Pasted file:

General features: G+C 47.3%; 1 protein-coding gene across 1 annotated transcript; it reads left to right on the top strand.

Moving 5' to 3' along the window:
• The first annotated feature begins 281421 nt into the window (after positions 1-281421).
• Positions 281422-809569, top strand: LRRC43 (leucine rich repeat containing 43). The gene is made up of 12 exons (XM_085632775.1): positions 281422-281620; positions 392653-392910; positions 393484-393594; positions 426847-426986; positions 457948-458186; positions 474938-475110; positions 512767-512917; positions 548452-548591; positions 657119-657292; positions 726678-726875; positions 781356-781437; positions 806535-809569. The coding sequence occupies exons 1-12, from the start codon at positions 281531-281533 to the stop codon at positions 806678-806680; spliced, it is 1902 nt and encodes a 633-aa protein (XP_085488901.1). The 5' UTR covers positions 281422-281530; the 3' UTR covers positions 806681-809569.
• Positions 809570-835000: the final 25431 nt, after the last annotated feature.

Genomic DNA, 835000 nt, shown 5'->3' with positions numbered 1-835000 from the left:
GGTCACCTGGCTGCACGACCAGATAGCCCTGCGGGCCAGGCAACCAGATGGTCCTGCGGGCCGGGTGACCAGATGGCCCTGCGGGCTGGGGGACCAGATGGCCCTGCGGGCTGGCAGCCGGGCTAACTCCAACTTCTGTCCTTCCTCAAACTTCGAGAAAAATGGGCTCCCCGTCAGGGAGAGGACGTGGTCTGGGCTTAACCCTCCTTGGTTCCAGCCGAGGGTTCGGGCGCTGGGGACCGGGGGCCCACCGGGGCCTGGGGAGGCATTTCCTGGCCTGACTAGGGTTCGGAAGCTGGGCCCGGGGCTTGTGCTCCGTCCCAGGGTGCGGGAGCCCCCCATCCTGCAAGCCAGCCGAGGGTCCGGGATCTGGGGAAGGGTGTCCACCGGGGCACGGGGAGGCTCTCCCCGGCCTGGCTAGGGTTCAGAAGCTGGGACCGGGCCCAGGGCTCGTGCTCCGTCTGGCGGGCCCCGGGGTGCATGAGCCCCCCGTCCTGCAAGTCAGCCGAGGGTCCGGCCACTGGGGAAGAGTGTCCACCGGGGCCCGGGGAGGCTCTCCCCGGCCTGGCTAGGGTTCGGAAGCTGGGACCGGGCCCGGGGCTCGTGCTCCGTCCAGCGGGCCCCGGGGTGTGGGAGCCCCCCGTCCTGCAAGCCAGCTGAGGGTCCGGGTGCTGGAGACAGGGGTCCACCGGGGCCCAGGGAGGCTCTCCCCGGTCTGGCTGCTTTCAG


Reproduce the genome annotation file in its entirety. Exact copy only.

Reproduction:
General features: G+C 47.3%; 1 protein-coding gene across 1 annotated transcript; it reads left to right on the top strand.

Moving 5' to 3' along the window:
• The first annotated feature begins 281421 nt into the window (after positions 1-281421).
• Positions 281422-809569, top strand: LRRC43 (leucine rich repeat containing 43). The gene is made up of 12 exons (XM_085632775.1): positions 281422-281620; positions 392653-392910; positions 393484-393594; positions 426847-426986; positions 457948-458186; positions 474938-475110; positions 512767-512917; positions 548452-548591; positions 657119-657292; positions 726678-726875; positions 781356-781437; positions 806535-809569. The coding sequence occupies exons 1-12, from the start codon at positions 281531-281533 to the stop codon at positions 806678-806680; spliced, it is 1902 nt and encodes a 633-aa protein (XP_085488901.1). The 5' UTR covers positions 281422-281530; the 3' UTR covers positions 806681-809569.
• Positions 809570-835000: the final 25431 nt, after the last annotated feature.

Genomic DNA, 835000 nt, shown 5'->3' with positions numbered 1-835000 from the left:
GGTCACCTGGCTGCACGACCAGATAGCCCTGCGGGCCAGGCAACCAGATGGTCCTGCGGGCCGGGTGACCAGATGGCCCTGCGGGCTGGGGGACCAGATGGCCCTGCGGGCTGGCAGCCGGGCTAACTCCAACTTCTGTCCTTCCTCAAACTTCGAGAAAAATGGGCTCCCCGTCAGGGAGAGGACGTGGTCTGGGCTTAACCCTCCTTGGTTCCAGCCGAGGGTTCGGGCGCTGGGGACCGGGGGCCCACCGGGGCCTGGGGAGGCATTTCCTGGCCTGACTAGGGTTCGGAAGCTGGGCCCGGGGCTTGTGCTCCGTCCCAGGGTGCGGGAGCCCCCCATCCTGCAAGCCAGCCGAGGGTCCGGGATCTGGGGAAGGGTGTCCACCGGGGCACGGGGAGGCTCTCCCCGGCCTGGCTAGGGTTCAGAAGCTGGGACCGGGCCCAGGGCTCGTGCTCCGTCTGGCGGGCCCCGGGGTGCATGAGCCCCCCGTCCTGCAAGTCAGCCGAGGGTCCGGCCACTGGGGAAGAGTGTCCACCGGGGCCCGGGGAGGCTCTCCCCGGCCTGGCTAGGGTTCGGAAGCTGGGACCGGGCCCGGGGCTCGTGCTCCGTCCAGCGGGCCCCGGGGTGTGGGAGCCCCCCGTCCTGCAAGCCAGCTGAGGGTCCGGGTGCTGGAGACAGGGGTCCACCGGGGCCCAGGGAGGCTCTCCCCGGTCTGGCTGCTTTCAG